Recent measures to boost rupee — some comments

From Saturday we are being told by news channels of the upcoming reforms on Monday. The expectations had reached a crazy frenzy with news channels asking experts on what the measures would be and the possible impact.

The Rupee had appreciated by almost a rupee from Rs 57.3 to 56.5 levels. Equity markets were more guarded and up by 120-130 points. All were waiting for the so called killer app to take equity markets up by 1000 pts or so. The wait in dealing rooms was getting irritating as each time the newswires flashed the reforms in an hour or so..

And then came the announcement around 2.20 or so. And what does it say? Just 2-3 things:

  • First, for Indian companies in manufacturing and infrastructure sector. They can use external commercial borrowing (ECB) to  repay outstanding Rupee loans towards capital expenditure. The overall ceiling for such ECBs would be USD 10 billion. (More details here)
  • Foreign institutional investors (FIIs) in Government securities (G-Secs) increased from USD 15 billion to USD 20 billion. The link here shows FII limits and how much is utilised. It shows most of govt. debt limit is already utilised. So, one can expect some flows from this side.
  • The list of eligible investor base for FII in  G-Secs expanded. Long term investors like Sovereign Wealth Funds (SWFs), multilateral agencies, endowment funds, insurance funds, pension funds and foreign central banks can also invest in G-secs.
  • The terms and conditions for the scheme for FII investment in infrastructure debt and the scheme for non-resident investment in Infrastructure Development Funds (IDFs) have been further rationalised in terms of lock-in period and residual maturity.Qualified Foreign Investors (QFIs) can now invest in those mutual fund (MF) schemes that hold at least 25 per cent of their assets (either in debt or in equity or both) in infrastructure sector under the current USD 3 billion sub-limit for investment in mutual funds related to infrastructure. This list shows this limit has not been utilised so far. (See 4a).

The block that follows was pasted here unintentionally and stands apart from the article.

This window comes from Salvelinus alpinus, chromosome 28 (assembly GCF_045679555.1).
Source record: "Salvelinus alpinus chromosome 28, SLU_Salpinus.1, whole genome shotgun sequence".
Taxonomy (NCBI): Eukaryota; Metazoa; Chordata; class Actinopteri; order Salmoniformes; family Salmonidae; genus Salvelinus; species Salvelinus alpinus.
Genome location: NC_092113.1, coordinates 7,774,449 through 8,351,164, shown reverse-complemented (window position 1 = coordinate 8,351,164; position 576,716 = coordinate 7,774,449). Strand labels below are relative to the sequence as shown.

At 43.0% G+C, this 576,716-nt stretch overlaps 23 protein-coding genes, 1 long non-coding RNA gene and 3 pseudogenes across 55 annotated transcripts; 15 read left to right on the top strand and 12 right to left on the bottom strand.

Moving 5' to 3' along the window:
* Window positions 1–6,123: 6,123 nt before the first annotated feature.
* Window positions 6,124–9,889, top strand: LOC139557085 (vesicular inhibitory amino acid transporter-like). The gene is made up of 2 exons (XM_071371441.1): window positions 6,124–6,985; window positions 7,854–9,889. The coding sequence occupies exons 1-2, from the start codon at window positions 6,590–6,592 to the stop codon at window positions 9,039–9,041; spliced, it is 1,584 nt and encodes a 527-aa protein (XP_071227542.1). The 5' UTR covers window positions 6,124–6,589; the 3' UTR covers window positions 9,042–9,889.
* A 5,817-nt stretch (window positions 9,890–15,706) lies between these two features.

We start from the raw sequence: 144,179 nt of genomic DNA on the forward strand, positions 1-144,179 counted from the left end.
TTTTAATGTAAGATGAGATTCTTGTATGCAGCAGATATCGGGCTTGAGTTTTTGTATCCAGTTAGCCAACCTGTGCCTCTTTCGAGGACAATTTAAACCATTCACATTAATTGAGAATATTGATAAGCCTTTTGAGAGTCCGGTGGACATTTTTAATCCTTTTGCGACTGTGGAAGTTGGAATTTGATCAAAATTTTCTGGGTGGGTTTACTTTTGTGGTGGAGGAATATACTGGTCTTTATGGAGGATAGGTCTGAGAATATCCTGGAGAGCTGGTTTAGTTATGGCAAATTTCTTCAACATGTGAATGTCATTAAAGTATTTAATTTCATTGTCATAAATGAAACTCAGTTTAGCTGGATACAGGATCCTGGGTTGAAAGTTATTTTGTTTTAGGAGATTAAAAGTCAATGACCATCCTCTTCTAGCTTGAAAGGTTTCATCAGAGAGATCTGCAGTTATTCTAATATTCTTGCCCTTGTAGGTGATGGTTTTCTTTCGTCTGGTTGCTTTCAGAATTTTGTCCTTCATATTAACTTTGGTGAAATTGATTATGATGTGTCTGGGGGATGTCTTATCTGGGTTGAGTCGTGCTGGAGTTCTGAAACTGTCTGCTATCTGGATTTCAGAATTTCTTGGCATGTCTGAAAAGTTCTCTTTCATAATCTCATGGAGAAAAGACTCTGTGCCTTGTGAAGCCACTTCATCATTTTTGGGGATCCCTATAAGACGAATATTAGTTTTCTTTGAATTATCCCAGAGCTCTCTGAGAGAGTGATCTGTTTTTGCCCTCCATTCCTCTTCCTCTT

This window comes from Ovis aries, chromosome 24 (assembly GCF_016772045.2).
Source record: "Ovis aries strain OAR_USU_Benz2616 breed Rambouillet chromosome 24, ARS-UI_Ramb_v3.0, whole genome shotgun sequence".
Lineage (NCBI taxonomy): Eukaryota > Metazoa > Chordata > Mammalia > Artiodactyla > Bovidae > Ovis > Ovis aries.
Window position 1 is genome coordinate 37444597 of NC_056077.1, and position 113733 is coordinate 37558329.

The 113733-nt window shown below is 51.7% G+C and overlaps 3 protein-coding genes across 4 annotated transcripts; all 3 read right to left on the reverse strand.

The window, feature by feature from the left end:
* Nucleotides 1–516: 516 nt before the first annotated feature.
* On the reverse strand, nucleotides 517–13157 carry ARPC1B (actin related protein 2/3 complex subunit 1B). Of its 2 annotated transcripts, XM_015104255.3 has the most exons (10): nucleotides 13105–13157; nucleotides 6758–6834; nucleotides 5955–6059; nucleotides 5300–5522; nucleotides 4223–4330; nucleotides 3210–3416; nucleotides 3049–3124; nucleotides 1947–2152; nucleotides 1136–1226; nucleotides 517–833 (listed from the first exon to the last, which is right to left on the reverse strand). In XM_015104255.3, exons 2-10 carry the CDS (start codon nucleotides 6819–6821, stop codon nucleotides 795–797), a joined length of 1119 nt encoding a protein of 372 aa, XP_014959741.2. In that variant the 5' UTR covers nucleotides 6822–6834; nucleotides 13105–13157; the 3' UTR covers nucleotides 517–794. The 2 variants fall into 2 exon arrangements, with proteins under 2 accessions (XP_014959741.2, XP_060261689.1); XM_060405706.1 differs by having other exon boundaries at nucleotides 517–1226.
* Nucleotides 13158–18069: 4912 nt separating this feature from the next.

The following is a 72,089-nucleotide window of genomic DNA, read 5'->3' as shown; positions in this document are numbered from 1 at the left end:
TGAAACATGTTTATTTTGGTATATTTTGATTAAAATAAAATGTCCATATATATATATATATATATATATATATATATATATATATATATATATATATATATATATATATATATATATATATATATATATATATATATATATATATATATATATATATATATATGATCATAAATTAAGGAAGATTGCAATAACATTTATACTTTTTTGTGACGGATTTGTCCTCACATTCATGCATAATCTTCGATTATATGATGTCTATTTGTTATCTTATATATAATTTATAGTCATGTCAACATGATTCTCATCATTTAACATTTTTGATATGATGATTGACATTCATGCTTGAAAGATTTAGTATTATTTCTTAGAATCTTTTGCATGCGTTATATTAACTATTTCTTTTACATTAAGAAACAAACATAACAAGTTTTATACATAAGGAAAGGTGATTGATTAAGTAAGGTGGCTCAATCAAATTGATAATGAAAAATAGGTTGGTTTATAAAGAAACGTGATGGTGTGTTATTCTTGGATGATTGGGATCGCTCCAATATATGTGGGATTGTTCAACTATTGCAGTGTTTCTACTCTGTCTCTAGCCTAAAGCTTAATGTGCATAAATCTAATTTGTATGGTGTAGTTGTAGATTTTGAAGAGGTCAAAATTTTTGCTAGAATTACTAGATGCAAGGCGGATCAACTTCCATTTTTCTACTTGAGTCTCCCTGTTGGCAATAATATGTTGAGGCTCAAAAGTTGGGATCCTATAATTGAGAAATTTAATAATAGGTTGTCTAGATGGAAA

Overall a disappointment for most. These announcements usually come post market hours and are just a normal kind of notification for markets. Yes, these are important announcements for market players but hardly the kind which can be dubbed as big economic reforms. This is more of routine stuff on expected lines which could have been passed minus all the hype generated. And it is high time SEBI/RBI release a primer explaining all these terminologies. There is little clarity on what each of the items in the table really mean.

The markets immediately tanked and Rupee went back to 57 levels. Equity markets also declined immediately. So, clearly a lot more was expected but not given my policymakers. It is all about expectations at the end of the day. The markets are to be blamed as well for expecting much knowing how things have been in the last few months. Time to be realistic.

A final word on the press release. This blog is a huge fan of way RBI under DR. Subbarao has tried to simplify things. However, similar effort does not show in such press releases. It does not come across as an easy reading and one has to read it many times to understand things. We have luxuries of newswires, market participants etc to understand some bit. But for someone on the normal street this is just too wonky. It does not help in understanding the meaning and the purpose etc.

Some efforts should be made to understand these issues better. A statement like this leaves you panting for breath:

It has been decided to allow Indian companies in manufacturing and infrastructure sector and having foreign exchange earnings to avail of external commercial borrowing (ECB) for repayment of outstanding Rupee loans towards capital expenditure and/or fresh Rupee capital expenditure under the approval route

Phew..

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One Response to “Recent measures to boost rupee — some comments”

  1. Ashok Popat Says:

    Would be great if instead of pure critique (like most commentators) you actually had some suggestions regarding what else the RBI/SEBI could do on the capital account front.

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